The best pacifier for a breastfed baby is one that does not interfere with breastfeeding. The shape of the pacifier can influence how your baby latches onto it. As long as your baby continues to breastfeed well, without pain, then the pacifier you are using is probably fine.

This baby is sucking on a common pacifier shape. Notice how the baby’s lips remain tightly closed around the nipple.  If the baby transferred this suck to her mother’s nipple~ ouch!

In the next picture, the same baby is sucking on a pacifier shape with a wider base than the one pictured above. The mouth is slightly open, and the lips are not pursed. This mouth placement is better for a baby who is breastfeeding. Baby looks relaxed.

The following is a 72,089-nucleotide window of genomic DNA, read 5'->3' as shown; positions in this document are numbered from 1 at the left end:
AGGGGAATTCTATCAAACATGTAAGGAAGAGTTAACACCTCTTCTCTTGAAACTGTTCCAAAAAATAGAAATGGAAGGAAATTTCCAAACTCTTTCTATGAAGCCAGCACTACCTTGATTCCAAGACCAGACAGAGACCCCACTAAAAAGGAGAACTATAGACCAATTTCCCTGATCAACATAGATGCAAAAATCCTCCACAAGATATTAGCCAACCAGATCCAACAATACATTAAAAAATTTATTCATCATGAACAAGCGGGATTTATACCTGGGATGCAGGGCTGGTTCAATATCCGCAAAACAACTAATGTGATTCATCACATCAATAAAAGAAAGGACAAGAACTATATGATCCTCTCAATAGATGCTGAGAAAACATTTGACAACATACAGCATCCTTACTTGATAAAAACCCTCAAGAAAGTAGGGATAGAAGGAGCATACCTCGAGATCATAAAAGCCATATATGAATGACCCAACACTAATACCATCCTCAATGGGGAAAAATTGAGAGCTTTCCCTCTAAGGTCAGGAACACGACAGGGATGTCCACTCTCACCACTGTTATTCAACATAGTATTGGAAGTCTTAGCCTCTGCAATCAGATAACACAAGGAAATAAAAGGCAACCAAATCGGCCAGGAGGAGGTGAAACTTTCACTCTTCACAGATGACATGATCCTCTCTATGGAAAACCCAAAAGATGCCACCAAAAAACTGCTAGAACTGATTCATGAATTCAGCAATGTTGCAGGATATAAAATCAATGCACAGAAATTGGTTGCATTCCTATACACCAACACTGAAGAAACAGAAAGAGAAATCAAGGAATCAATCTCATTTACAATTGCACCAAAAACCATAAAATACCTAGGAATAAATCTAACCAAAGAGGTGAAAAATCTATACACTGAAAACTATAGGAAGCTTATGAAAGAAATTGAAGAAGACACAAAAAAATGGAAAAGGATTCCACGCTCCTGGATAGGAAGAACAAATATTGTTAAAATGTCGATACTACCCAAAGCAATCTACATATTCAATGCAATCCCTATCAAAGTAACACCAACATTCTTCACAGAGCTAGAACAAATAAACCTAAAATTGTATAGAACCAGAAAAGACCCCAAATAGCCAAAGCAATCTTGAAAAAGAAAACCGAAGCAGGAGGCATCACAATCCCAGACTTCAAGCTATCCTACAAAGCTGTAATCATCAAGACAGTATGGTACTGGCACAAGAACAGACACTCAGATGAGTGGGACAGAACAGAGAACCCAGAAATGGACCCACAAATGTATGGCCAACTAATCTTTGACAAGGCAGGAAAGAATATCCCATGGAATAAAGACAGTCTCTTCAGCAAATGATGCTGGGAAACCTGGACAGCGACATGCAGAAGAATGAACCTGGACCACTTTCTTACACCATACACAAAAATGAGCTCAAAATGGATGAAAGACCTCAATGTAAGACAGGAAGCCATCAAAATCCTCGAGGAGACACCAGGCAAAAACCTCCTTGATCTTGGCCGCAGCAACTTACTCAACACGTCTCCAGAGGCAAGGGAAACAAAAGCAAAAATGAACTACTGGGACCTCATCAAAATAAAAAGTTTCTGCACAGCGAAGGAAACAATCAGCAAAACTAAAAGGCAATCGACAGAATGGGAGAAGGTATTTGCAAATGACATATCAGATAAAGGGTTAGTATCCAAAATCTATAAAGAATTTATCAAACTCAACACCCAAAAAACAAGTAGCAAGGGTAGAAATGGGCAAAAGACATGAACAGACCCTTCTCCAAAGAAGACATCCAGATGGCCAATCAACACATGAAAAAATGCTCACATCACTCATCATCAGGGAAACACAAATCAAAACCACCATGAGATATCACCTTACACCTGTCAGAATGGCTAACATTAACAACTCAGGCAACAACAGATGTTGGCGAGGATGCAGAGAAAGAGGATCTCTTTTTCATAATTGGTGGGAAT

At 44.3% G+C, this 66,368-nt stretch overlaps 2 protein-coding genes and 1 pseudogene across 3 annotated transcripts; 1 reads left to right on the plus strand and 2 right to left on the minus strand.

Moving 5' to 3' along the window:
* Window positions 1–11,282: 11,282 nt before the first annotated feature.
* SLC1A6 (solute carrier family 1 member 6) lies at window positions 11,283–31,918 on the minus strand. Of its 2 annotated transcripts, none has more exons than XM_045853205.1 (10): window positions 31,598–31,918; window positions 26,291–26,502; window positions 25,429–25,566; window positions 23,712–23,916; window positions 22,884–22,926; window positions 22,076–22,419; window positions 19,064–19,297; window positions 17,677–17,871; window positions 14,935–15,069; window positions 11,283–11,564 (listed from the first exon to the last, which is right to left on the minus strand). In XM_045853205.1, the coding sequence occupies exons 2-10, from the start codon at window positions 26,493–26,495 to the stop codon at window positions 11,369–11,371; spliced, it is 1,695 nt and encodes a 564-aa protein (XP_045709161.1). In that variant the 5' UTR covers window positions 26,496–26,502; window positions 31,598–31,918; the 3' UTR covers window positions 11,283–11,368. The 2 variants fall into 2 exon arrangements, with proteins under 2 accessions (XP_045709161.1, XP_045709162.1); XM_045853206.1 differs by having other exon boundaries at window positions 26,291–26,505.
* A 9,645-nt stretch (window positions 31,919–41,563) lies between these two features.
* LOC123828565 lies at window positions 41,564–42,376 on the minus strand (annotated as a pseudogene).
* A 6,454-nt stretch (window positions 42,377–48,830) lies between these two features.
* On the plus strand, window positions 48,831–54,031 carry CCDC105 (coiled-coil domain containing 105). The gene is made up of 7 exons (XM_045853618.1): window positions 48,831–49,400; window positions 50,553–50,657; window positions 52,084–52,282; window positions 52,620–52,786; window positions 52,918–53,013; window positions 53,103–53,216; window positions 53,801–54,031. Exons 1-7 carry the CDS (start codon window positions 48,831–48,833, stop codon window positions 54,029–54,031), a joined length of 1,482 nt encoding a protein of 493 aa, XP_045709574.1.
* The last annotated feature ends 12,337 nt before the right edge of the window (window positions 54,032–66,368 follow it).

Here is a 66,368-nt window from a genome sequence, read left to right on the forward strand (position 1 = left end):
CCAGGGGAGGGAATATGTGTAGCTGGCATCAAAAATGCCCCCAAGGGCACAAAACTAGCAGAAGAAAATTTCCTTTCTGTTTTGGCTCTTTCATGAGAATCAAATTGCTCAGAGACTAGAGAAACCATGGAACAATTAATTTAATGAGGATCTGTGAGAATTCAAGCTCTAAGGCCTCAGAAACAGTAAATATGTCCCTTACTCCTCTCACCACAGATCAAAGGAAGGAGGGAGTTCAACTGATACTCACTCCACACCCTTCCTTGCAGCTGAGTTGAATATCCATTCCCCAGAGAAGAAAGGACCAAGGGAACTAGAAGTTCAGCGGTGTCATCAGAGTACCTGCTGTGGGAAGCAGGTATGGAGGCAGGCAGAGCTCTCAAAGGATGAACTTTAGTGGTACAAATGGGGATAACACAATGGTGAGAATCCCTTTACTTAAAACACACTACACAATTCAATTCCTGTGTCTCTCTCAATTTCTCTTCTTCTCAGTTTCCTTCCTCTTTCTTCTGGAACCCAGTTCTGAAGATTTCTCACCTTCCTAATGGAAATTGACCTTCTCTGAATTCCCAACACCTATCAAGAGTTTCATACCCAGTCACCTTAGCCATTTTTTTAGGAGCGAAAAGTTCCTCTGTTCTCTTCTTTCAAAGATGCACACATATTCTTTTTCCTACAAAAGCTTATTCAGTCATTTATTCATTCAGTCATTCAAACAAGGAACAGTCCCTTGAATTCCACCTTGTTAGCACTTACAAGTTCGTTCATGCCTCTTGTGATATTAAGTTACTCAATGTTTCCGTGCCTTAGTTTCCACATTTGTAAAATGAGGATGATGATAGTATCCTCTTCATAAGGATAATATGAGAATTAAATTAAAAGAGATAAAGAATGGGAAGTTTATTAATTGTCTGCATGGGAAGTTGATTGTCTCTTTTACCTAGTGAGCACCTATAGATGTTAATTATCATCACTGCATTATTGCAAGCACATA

In our book Balancing Breast and Bottle . . .

  • Learn about the four common pacifier shapes on the market, and how different shapes influence a baby’s tongue placement and movement.
  • Discover how to protect your breastfeeding relationship by the five-step list of when to avoid using a pacifier.
  • Find recommendations for age of pacifier weaning.
  • Examine pacifier use as it relates to the prevention of SIDS (Sudden Infant Death Syndrome).

Is it okay to use a pacifier?

  • Research says yes.   Every family is different.  If a mom will be separated from her baby, and sucking is soothing and makes her baby feel happy, a pacifier may help fill that void during separation.
  • One problem      Too often we see a pacifier used as a quick-fix to make a baby happy.  It replaces the need for parents to investigate the underlying problem.  Is the baby hungry?  Bored?  Tired?  The pacifier should not take the place of parenting.


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